Jordan Spieth: Move to SEC is good for all Texas sports
The move by Texas and Oklahoma to leave the Big 12 for the greener — but certainly more difficult, in terms of football — pastures of the Southeastern Conference has rightfully had sports fans buzzing.
Jordan Spieth, a former Texas Longhorn and strong supporter of the athletics programs in Austin, was asked to comment on it during the WGC-FedEx St. Jude Invitational in Memphis.
Spieth insisted he's all for the move.
“Yeah, I mean, I think it can only better our program, so I’m excited about that,” he said. Note how he still calls it “our” program. Hook ’em, indeed.
Spieth was a freshman at Texas in 2012 when he was the Big 12 Golfer of the Year and led the Longhorns to their first national title in 40 years. He turned pro halfway through his sophomore season.
Spieth went on to say that he knows the move to the nation’s elite football conference won’t be easy.
“I don’t think that our record is going to improve as we move to the SEC from the Big 12 right away, but I think Austin should be an easy place to recruit,” he said. “It was for me, and I feel that now that you have the SEC chip, as well as far as football goes, that means it should be even easier. I look forward to the future there.”
Spieth, like many others, sees that the college sports landscape continues to evolve.
“I think we’re just jumping out ahead of the curve. I think the Texas and Oklahoma move might shift a lot of things, but I think it was inevitable with somebody, it was going to happen in the next few years.”
Losing powerful Oklahoma State as a conference golf foe will certainly smart, but SEC schools like Alabama, LSU and Georgia have all finished as either champion or runner-up at the NCAA Tournament since 2010. And, of course, the move means welcoming longtime rival Texas A&M back into the fold.
By the way, Spieth is second in the FedEx Cup standings and is not playing this week at the Wyndham Championship, which is the final regular season event before the playoffs start. He shared a house with Olympic gold medal winner Xander Schauffele in Memphis last week, and said it was “pretty cool” to have his roomie show off the hardware.
“He’s so humble. If it were me or Justin (Thomas) .. we would just be wearing it at dinner, we wouldn’t take it off. Justin had to make him go upstairs and get it when I got here to show me, and it was super cool,” Spieth said.
All or nothing for Will Z
Speaking of the Wyndham, Will Zalatoris is in the field this week, playing on a sponsor exemption, but you won’t find his name on the FedEx Cup Playoffs points list. That’s because he is still playing as a Special Temporary Member on the PGA Tour and therefore, he’s not eligible for the playoffs unless he wins the Wyndham. Zalatoris, who starred for Trinity Christian Academy outside Dallas, has three top-10s in four major championship appearances, including a solo second at the 2021 Masters. He’s made 20 of 24 cuts and has posted eight top-10s.
A week and a half ago, Zalatoris was 50-50 on playing the Wyndham Championship, having injured himself hitting out of the rough during the British Open. He withdrew after the first round that week and didn’t touch a club until finishing tied for 8th at the WGC-FedEx St. Jude Invitational this past week. Asked about his plans beyond this tournament, Zalatoris said he’d be listening to his body.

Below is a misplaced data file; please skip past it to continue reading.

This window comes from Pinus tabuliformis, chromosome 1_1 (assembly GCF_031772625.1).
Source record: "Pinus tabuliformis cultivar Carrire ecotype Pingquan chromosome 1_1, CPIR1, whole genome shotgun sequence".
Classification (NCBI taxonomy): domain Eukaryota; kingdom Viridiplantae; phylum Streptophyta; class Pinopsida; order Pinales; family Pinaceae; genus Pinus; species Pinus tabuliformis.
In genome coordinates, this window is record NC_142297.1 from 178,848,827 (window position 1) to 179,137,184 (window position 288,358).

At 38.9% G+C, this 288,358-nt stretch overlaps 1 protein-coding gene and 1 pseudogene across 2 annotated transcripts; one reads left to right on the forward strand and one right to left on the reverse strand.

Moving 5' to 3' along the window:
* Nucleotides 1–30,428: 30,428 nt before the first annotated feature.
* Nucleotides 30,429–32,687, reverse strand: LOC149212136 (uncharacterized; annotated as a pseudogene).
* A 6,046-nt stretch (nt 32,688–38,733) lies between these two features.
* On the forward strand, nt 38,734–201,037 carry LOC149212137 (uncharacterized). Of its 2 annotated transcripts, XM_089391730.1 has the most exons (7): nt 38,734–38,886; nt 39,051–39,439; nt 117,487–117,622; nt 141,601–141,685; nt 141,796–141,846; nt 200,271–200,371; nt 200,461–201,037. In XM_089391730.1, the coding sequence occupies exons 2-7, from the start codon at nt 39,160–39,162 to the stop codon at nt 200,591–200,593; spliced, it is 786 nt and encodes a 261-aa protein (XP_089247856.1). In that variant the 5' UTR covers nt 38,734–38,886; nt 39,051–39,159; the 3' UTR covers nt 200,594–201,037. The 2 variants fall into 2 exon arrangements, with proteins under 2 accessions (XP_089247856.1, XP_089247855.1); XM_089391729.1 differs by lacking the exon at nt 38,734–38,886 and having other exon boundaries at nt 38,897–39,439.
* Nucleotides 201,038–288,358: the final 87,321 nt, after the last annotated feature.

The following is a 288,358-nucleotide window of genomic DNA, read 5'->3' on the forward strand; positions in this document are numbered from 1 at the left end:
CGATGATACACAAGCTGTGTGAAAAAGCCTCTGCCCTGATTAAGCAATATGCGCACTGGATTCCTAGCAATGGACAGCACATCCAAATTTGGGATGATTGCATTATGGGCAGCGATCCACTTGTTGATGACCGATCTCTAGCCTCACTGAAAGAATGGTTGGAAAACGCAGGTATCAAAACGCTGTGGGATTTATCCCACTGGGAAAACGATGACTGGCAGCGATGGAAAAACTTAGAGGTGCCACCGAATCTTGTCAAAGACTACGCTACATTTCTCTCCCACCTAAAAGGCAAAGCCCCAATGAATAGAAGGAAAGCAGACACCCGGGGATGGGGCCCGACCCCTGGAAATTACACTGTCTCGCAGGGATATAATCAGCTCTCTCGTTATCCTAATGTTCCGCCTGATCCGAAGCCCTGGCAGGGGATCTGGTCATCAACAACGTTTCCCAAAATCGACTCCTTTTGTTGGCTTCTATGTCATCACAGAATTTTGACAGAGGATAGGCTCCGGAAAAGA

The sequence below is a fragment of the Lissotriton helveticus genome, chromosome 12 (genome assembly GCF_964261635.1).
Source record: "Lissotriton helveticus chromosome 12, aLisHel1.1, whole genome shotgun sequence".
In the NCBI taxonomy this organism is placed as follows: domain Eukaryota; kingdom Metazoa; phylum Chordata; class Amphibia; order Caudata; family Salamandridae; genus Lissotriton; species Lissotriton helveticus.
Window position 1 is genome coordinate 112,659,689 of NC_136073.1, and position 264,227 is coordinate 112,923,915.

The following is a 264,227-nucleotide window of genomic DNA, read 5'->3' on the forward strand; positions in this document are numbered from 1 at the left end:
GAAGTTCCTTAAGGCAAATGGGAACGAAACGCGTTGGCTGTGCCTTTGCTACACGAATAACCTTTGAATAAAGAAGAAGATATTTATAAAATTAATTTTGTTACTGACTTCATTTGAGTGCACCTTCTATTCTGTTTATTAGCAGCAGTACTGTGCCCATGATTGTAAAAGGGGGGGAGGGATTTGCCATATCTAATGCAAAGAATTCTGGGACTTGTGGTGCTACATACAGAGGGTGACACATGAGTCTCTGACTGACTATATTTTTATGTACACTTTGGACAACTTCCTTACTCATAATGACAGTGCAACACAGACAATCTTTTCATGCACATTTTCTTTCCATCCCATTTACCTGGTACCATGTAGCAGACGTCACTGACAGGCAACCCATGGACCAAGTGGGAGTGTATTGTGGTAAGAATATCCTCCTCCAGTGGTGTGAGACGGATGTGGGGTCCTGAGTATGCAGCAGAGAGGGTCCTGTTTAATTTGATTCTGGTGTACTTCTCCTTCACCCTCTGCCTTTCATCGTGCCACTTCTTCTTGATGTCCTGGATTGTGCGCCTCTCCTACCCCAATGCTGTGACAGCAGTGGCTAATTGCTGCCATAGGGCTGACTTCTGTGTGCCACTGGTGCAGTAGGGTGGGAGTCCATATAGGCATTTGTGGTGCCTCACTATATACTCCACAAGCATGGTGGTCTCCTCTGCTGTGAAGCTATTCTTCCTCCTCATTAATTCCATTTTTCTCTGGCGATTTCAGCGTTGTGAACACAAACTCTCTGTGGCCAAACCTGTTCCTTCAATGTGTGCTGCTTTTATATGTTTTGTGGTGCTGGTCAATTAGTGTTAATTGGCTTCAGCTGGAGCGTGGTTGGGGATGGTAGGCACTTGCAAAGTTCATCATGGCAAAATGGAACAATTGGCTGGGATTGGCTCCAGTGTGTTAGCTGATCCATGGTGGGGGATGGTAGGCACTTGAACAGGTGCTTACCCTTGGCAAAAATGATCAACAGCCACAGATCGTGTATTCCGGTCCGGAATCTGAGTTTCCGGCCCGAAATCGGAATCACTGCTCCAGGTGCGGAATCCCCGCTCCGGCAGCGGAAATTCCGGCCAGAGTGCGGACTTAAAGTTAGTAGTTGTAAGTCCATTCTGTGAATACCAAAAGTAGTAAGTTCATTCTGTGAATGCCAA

“Obviously this week, it’s win or go home,” he said. “Second means as much as missing a cut, so I’ve got nothing to lose this week, but obviously were I not to win, I’m going to keep listening to my body, but as a backup plan, definitely looking at going to Europe.”
Birdies and bogeys
• Following a three-year, independent in-depth analysis involving nearly a dozen academics, mathematicians, statisticians and sports analytical experts working with the game’s governing bodies, championships and tours in men’s professional golf, the official world golf ranking (OWGR) added some teeth to its measuring system to more accurately evaluate players. Chief among the changes announced Wednesday by the OWGR governing body were two critical modifications: World ranking points will be given to all players making the cut.
For instance, in last week’s WGC-FedEx St. Jude Invitational, Cameron Davis finished 60th while Si Woo Kim was five strokes back in 65th; neither received rankings points. Under the OWGR revision, Smith would receive slightly more rankings points than Kim.
• It took a little extra time, but the Texas Golf Hall of Fame’s 2020 class finally got its induction event this week at River Crest Country Club in Fort Worth.
Among those on hand Monday was Austin High’s Verne Lundquist, who received the hall’s lifetime achievement award. The legendary CBS announcer started his career at what’s now Fox 7, and famously called Tiger Woods’ dramatic chip-in during the 2005 Masters. He was joined by seven-time LPGA winner Angela Stanford, 1998 U.S. Amateur champ Hank Kuehne, and teaching pros Mike Wright and Dow Finsterwald Jr.
Lundquist soaked up the moment, fondly recalling a round with Byron Nelson.
“Ben and Valerie Hogan were so nice and agreeable. This is a great honor to be in the same Hall of Fame with Mr. Hogan. I’m so grateful,” he said, according to a story in the Fort Worth Star-Telegram.
• The local recruiting wars continue as Texas A&M recently snatched up top prospect Aaron Pounds from The Woodlands Christian. In the Golfweek rankings, Pounds is listed as the fourth-best recruit in the class of 2023. Aggie roots run deep in his family — sister Taylor is on the current A&M women’s soccer team and older sister Haley was a star on the pitch in College Station.
Golfweek’s Adam Schupak contributed to this report.
Tim Schmitt is the managing editor for Golfweek, golf coordinator for the USA Today Network and lives in Round Rock within a driver and subsequent wedge from Dell Diamond.